Now why does a boundary itself, speckled 1/3 w evenly with one color, already exclude more than 1/3 m in all other balls? The boundary has 2 such separate lines connecting all furthest and closest points for all balls at unit distance, going around the ball in either direction.

Now it’s tempting to think that maybe there is such a speckling that the respective 1/3 m exclusions of these two lines don’t union in such a way to reduce the measure available for speckling in the other ball below 2/3 m.
First assume we have one part of the boundary speckled already, the other not yet, then we can figure out what exactly it would mean for a point in the other part of the boundary to not cause additional exclusion. All of the points in the arc of exclusion of this point would already have to be excluded by our previously speckled boundary arc. Which is actually possible in one specific way… with a solid interval. Precisely the one thing we want to avoid if we want to speckle. This of course holds for all the points in the second part of the boundary, meaning we can demonstrably prevent precisely none of them from adding to our exclusion without instantly giving up speckling altogether.
So then we’re down to 4/9 m with 3 colors using speckling on just the boundary. All of which is demonstrable with the according geometry.
It doesn’t change afterwards either. On the third iteration a given point can be added without adding to the exclusion if either of the first two has a solid interval which we still don’t want.
We can also try shifting densities, but neither do we can or want to do this in an even speckling, nor would it actually help as we’d just have more excess exclusion elsewhere, as any places with lower density of one color just need a higher density of another color.

So no matter what I tried with this in mind so far, I can’t find a speckling that can’t be shown contradictory to itself in a finite number of steps this way, using concrete geometry and measures. Trying even speckling for 3 colors it’s 3 steps until contradiction. For 7 colors it’s 13 steps. I suppose this would be a good topic for animation too, but there’s more things to test, and I also want to wait and see if more questions or issues appear.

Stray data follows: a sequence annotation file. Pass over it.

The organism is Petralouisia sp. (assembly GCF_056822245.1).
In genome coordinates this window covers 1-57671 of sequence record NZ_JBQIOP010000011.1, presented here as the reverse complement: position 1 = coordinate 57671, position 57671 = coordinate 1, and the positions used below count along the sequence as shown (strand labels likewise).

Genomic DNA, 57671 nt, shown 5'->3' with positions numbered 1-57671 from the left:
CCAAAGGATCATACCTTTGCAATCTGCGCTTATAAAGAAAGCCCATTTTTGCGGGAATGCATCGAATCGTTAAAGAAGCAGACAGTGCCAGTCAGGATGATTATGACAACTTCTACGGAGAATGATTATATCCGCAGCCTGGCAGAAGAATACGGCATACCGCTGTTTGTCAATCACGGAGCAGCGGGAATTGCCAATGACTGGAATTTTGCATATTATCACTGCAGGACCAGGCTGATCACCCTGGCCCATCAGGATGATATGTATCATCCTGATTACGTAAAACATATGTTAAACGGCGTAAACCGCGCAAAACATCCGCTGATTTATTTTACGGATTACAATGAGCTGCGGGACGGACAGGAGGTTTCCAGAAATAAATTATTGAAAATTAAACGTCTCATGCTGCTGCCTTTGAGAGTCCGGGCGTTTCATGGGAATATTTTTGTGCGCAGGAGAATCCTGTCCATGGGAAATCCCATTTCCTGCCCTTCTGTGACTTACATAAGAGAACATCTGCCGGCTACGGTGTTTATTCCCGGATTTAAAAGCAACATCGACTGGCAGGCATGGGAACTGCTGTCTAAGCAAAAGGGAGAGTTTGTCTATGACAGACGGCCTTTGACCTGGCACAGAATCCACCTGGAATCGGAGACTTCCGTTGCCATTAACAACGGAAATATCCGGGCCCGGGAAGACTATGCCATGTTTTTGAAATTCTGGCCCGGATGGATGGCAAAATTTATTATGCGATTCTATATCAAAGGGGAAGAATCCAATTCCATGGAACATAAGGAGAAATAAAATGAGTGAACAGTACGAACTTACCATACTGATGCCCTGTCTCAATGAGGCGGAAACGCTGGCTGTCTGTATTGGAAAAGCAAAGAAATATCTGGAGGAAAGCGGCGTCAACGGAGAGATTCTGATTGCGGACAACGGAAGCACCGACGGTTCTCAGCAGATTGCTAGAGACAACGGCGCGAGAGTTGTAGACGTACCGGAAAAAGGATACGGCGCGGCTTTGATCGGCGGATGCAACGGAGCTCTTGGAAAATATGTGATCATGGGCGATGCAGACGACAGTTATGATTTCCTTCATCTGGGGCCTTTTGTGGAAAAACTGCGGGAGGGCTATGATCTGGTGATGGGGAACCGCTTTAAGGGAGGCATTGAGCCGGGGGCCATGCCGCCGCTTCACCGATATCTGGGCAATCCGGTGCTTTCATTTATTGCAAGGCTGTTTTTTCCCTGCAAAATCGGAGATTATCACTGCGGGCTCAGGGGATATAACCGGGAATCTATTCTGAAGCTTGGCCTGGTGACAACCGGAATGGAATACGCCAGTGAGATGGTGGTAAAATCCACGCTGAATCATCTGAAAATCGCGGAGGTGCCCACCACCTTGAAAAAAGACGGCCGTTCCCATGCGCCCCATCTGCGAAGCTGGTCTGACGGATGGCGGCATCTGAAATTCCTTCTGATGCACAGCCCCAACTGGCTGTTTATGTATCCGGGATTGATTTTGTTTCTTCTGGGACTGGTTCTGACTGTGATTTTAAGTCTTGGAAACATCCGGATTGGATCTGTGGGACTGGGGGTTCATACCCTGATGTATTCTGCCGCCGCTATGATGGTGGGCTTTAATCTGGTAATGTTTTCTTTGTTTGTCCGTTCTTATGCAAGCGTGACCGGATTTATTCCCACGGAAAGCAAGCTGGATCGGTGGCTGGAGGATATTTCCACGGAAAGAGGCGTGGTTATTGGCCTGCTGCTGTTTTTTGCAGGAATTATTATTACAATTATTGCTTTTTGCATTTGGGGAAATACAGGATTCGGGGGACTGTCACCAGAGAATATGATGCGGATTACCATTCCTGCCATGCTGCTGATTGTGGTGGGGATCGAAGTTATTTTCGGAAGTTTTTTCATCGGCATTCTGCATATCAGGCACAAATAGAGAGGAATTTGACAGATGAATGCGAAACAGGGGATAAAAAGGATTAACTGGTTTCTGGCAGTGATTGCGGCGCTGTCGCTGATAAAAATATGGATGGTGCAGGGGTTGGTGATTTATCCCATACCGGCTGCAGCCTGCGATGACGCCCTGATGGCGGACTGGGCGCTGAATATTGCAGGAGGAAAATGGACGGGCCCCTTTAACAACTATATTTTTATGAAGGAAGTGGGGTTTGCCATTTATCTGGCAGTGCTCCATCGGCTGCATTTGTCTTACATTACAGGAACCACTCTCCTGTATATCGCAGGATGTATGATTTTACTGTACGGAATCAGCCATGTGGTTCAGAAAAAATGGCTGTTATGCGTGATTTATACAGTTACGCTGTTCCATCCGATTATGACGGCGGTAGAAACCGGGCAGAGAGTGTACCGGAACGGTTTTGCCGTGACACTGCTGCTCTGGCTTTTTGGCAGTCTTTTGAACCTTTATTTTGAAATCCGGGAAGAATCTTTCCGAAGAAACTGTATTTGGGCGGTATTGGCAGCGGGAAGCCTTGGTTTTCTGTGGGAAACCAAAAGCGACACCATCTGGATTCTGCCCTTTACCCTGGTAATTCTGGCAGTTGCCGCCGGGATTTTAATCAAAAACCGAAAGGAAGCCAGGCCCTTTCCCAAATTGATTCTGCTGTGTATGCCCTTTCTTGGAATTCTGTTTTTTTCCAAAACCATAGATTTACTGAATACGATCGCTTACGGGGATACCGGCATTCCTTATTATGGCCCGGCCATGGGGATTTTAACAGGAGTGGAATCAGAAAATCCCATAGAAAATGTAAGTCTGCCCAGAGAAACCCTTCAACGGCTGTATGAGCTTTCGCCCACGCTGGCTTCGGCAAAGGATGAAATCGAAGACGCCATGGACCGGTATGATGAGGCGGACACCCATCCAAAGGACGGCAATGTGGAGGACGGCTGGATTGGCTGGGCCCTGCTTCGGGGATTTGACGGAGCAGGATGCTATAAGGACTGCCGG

3. ag24ag24 says:

I’ve just had a go at comparing Jaan’s latest 510er and Marijn’s 517er. For anyone else who wants to do this, please note that the number of vertices that they have in common rises a lot if you rotate one of the graphs by 60 degrees. After doing that I am seeing 26 vertices in Jaan’s graph that are not in Marijn’s (and therefore 33 that are in Marijn’s and not in Jaan’s). All the differences are in the large part. But, Marijn noted that he had found a dozen 517ers, and maybe Jaan also has multiple examples, so maybe there are members of the two sets that are more similar than that. It might be useful to identify the most similar ones so as to see what are the essential changes that allowed the number to be reduced.

1. ag24ag24 says:

Oh dear – I think I may have deleted Jaan’s and Marijn’s vertex files from the dropbox! I can’t figure out how to get them back. Apologies to both of you – please repost them.

2. Jaan Parts says:

Done. No problems.
Of course, I also got many graphs with 510 vertices, or more precisely, large subgraphs with 375 vertices. Now I won’t say how much, I didn’t count, just posted the one with the smallest number of edges. In Marijn’s large subgraph there are no two key orbits, which made it possible to further reduce a graph. Interestingly, they exist in the 2167-vertex graph.
Additionally, I can say that I also got many graphs with 376 vertices, including graphs with 6th order symmetry. There are also 379-vertex graphs with 12th order symmetry. I haven’t tormented the small subgraph yet, I took it from Marijn’s graph, adjusting it to my one, hence the rotation by 60 degrees, nothing mysterious.
It seems that the basic algorithm is looming a little. For training, I restarted with a large graph and used other type of connections between the large and small graph. To make it more interesting.